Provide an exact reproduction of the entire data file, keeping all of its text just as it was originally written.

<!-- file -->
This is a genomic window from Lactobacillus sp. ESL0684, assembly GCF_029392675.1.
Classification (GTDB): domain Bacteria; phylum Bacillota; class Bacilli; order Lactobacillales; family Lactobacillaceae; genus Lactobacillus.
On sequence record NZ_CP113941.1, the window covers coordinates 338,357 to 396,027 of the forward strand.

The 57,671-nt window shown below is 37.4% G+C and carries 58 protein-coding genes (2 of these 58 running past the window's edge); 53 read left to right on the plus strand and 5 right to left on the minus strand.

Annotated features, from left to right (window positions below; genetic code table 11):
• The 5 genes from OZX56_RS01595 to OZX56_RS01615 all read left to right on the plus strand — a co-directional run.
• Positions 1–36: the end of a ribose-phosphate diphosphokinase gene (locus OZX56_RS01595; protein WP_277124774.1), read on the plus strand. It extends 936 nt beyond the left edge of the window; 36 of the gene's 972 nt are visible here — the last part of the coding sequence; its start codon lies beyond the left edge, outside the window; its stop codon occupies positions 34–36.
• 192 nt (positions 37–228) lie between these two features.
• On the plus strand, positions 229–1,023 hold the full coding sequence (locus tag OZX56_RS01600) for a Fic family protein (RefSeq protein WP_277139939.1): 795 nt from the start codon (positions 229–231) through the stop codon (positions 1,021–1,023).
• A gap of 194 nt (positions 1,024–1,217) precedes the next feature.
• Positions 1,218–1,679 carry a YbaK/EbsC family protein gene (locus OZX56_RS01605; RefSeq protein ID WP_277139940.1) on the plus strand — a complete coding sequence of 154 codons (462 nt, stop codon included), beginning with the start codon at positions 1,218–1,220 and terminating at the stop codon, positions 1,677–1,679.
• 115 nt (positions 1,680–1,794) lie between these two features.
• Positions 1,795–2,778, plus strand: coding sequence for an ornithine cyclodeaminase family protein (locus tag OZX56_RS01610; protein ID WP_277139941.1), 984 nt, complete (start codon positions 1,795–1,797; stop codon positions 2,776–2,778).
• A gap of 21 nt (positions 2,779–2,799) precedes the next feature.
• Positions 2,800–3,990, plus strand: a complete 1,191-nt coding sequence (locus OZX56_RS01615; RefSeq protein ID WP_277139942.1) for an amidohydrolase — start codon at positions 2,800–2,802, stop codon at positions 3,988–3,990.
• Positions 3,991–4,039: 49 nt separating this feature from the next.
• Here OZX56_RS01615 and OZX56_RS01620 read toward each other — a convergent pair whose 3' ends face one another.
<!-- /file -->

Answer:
This is a genomic window from Lactobacillus sp. ESL0684, assembly GCF_029392675.1.
Classification (GTDB): domain Bacteria; phylum Bacillota; class Bacilli; order Lactobacillales; family Lactobacillaceae; genus Lactobacillus.
On sequence record NZ_CP113941.1, the window covers coordinates 338,357 to 396,027 of the forward strand.

The 57,671-nt window shown below is 37.4% G+C and carries 58 protein-coding genes (2 of these 58 running past the window's edge); 53 read left to right on the plus strand and 5 right to left on the minus strand.

Annotated features, from left to right (window positions below; genetic code table 11):
• The 5 genes from OZX56_RS01595 to OZX56_RS01615 all read left to right on the plus strand — a co-directional run.
• Positions 1–36: the end of a ribose-phosphate diphosphokinase gene (locus OZX56_RS01595; protein WP_277124774.1), read on the plus strand. It extends 936 nt beyond the left edge of the window; 36 of the gene's 972 nt are visible here — the last part of the coding sequence; its start codon lies beyond the left edge, outside the window; its stop codon occupies positions 34–36.
• 192 nt (positions 37–228) lie between these two features.
• On the plus strand, positions 229–1,023 hold the full coding sequence (locus tag OZX56_RS01600) for a Fic family protein (RefSeq protein WP_277139939.1): 795 nt from the start codon (positions 229–231) through the stop codon (positions 1,021–1,023).
• A gap of 194 nt (positions 1,024–1,217) precedes the next feature.
• Positions 1,218–1,679 carry a YbaK/EbsC family protein gene (locus OZX56_RS01605; RefSeq protein ID WP_277139940.1) on the plus strand — a complete coding sequence of 154 codons (462 nt, stop codon included), beginning with the start codon at positions 1,218–1,220 and terminating at the stop codon, positions 1,677–1,679.
• 115 nt (positions 1,680–1,794) lie between these two features.
• Positions 1,795–2,778, plus strand: coding sequence for an ornithine cyclodeaminase family protein (locus tag OZX56_RS01610; protein ID WP_277139941.1), 984 nt, complete (start codon positions 1,795–1,797; stop codon positions 2,776–2,778).
• A gap of 21 nt (positions 2,779–2,799) precedes the next feature.
• Positions 2,800–3,990, plus strand: a complete 1,191-nt coding sequence (locus OZX56_RS01615; RefSeq protein ID WP_277139942.1) for an amidohydrolase — start codon at positions 2,800–2,802, stop codon at positions 3,988–3,990.
• Positions 3,991–4,039: 49 nt separating this feature from the next.
• Here OZX56_RS01615 and OZX56_RS01620 read toward each other — a convergent pair whose 3' ends face one another.